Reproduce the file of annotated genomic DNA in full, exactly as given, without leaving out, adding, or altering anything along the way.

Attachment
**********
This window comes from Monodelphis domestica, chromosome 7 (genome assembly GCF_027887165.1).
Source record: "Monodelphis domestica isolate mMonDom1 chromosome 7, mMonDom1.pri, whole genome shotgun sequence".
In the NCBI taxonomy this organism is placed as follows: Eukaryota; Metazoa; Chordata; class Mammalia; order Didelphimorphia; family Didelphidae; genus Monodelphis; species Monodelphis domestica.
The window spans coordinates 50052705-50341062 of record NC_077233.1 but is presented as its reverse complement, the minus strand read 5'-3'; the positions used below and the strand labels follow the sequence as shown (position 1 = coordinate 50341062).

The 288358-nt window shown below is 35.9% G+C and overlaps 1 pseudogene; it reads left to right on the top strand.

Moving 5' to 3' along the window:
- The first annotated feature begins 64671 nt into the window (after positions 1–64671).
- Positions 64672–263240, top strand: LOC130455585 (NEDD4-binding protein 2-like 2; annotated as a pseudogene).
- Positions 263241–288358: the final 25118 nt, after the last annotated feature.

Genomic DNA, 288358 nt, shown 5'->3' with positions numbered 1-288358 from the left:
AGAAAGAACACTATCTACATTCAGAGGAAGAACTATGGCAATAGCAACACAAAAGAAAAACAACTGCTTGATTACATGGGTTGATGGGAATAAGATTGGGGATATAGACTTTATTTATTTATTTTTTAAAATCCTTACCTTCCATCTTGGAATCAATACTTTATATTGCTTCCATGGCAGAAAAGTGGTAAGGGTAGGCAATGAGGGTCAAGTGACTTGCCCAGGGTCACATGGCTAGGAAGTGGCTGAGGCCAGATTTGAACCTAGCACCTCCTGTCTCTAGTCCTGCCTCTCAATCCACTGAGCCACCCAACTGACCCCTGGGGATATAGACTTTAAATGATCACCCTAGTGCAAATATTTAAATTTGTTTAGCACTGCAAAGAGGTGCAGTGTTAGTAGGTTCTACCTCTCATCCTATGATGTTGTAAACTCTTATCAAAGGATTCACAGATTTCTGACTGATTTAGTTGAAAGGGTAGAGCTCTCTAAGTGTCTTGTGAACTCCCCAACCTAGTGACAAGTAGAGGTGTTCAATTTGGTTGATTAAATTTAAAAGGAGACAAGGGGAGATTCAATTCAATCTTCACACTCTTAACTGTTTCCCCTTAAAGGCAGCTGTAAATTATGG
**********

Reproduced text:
This window comes from Monodelphis domestica, chromosome 7 (genome assembly GCF_027887165.1).
Source record: "Monodelphis domestica isolate mMonDom1 chromosome 7, mMonDom1.pri, whole genome shotgun sequence".
In the NCBI taxonomy this organism is placed as follows: Eukaryota; Metazoa; Chordata; class Mammalia; order Didelphimorphia; family Didelphidae; genus Monodelphis; species Monodelphis domestica.
The window spans coordinates 50052705-50341062 of record NC_077233.1 but is presented as its reverse complement, the minus strand read 5'-3'; the positions used below and the strand labels follow the sequence as shown (position 1 = coordinate 50341062).

The 288358-nt window shown below is 35.9% G+C and overlaps 1 pseudogene; it reads left to right on the top strand.

Moving 5' to 3' along the window:
- The first annotated feature begins 64671 nt into the window (after positions 1–64671).
- Positions 64672–263240, top strand: LOC130455585 (NEDD4-binding protein 2-like 2; annotated as a pseudogene).
- Positions 263241–288358: the final 25118 nt, after the last annotated feature.

Genomic DNA, 288358 nt, shown 5'->3' with positions numbered 1-288358 from the left:
AGAAAGAACACTATCTACATTCAGAGGAAGAACTATGGCAATAGCAACACAAAAGAAAAACAACTGCTTGATTACATGGGTTGATGGGAATAAGATTGGGGATATAGACTTTATTTATTTATTTTTTAAAATCCTTACCTTCCATCTTGGAATCAATACTTTATATTGCTTCCATGGCAGAAAAGTGGTAAGGGTAGGCAATGAGGGTCAAGTGACTTGCCCAGGGTCACATGGCTAGGAAGTGGCTGAGGCCAGATTTGAACCTAGCACCTCCTGTCTCTAGTCCTGCCTCTCAATCCACTGAGCCACCCAACTGACCCCTGGGGATATAGACTTTAAATGATCACCCTAGTGCAAATATTTAAATTTGTTTAGCACTGCAAAGAGGTGCAGTGTTAGTAGGTTCTACCTCTCATCCTATGATGTTGTAAACTCTTATCAAAGGATTCACAGATTTCTGACTGATTTAGTTGAAAGGGTAGAGCTCTCTAAGTGTCTTGTGAACTCCCCAACCTAGTGACAAGTAGAGGTGTTCAATTTGGTTGATTAAATTTAAAAGGAGACAAGGGGAGATTCAATTCAATCTTCACACTCTTAACTGTTTCCCCTTAAAGGCAGCTGTAAATTATGG